Saron Chapel, Troedyrhiw was founded in 1820 and meetings were first held at the Old Mill which was located near where either the Garfield building on Cardiff Road or Costcutters on the Square now stand. Later the adult congregation and the scholars of the Sunday school moved for a while to the Harp Inn which stood near the present site of the garage, formerly ‘Shiptons’, on Merthyr Road.
THE CHAPEL BUILDINGS
The first permanent chapel building was built in 1835. By 1852 a larger chapel had been constructed on an expanded site which had been leased from Mr Wyndham Lewis and was now large enough to accommodate the graveyard which survives, albeit in a sorry state, to this day.
The first chapel measured 32ft by 28ft. The total cost was £409-10s-11d. It was opened on February 10th 1835.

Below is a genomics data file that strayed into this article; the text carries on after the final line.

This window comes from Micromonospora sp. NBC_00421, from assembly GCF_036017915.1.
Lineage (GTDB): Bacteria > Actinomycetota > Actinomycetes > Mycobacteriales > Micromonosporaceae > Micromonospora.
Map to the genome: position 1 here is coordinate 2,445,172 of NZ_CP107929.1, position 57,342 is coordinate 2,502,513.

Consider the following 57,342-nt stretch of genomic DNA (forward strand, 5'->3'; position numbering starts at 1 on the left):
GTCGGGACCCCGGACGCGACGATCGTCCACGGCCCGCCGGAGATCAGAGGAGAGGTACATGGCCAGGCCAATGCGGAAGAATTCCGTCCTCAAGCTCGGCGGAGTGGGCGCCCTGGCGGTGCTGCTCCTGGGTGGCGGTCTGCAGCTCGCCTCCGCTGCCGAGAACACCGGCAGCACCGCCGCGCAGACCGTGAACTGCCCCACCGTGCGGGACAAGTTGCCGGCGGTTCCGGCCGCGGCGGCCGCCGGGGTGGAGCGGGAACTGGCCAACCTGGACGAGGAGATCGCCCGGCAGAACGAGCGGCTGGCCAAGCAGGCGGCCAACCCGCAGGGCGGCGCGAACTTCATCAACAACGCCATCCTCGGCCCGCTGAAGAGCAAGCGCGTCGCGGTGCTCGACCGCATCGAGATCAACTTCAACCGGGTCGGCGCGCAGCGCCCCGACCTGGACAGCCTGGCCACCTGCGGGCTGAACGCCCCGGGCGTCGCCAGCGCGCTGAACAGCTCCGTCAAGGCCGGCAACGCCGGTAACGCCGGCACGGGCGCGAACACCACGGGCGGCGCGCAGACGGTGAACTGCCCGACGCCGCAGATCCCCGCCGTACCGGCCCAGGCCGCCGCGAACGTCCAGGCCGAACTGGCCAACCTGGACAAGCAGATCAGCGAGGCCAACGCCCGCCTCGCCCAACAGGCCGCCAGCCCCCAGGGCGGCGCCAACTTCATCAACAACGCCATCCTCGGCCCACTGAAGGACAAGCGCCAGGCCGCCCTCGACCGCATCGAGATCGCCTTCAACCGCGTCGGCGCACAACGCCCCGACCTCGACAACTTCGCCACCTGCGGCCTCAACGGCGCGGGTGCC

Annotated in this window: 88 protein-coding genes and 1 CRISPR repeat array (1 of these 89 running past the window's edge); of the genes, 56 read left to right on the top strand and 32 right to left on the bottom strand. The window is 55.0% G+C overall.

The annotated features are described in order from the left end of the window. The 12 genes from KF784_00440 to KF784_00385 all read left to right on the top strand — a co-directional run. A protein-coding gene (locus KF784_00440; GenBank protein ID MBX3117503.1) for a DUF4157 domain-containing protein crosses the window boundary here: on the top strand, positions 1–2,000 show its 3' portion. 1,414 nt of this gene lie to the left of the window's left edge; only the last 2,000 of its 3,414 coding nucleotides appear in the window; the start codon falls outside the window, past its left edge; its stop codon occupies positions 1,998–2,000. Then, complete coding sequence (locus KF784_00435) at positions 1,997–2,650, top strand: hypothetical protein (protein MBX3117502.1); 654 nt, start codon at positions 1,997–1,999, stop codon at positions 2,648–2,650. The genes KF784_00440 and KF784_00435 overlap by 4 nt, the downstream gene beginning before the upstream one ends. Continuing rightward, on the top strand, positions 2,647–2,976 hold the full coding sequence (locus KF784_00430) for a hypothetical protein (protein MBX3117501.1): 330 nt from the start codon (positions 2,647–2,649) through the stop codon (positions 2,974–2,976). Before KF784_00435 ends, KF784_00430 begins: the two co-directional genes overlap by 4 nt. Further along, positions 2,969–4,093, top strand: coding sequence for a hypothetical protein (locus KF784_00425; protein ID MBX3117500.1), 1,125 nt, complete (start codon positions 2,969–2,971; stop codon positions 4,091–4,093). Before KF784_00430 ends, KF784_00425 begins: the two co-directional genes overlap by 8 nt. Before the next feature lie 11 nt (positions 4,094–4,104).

The second chapel (shown below) measured 46ft by 42ft. The cost was £700. It was opened on the 4th & 5th April 1852.
In 1886 the vestry hall with room to seat 250 people was built behind the chapel.
WHAT FUTURE FOR SARON GRAVEYARD?
A derelict space containing a seemingly random collection of headstones and other monuments, some fractured, graffiti covered and leaning at crazy angles; collapsed and bulging retaining walls; mature trees and dense undergrowth producing a jungle effect; beer and cider cans strewn around amidst the remnants of mattresses, chairs, sofas and other items of domestic furniture. Few people gazing upon this scene prior to the early part of 2012 when clearance work began could imagine how important this site once was to the people of Troedyrhiw and how it was that many of our forebears came to inhabit such depressing surroundings as their final resting place.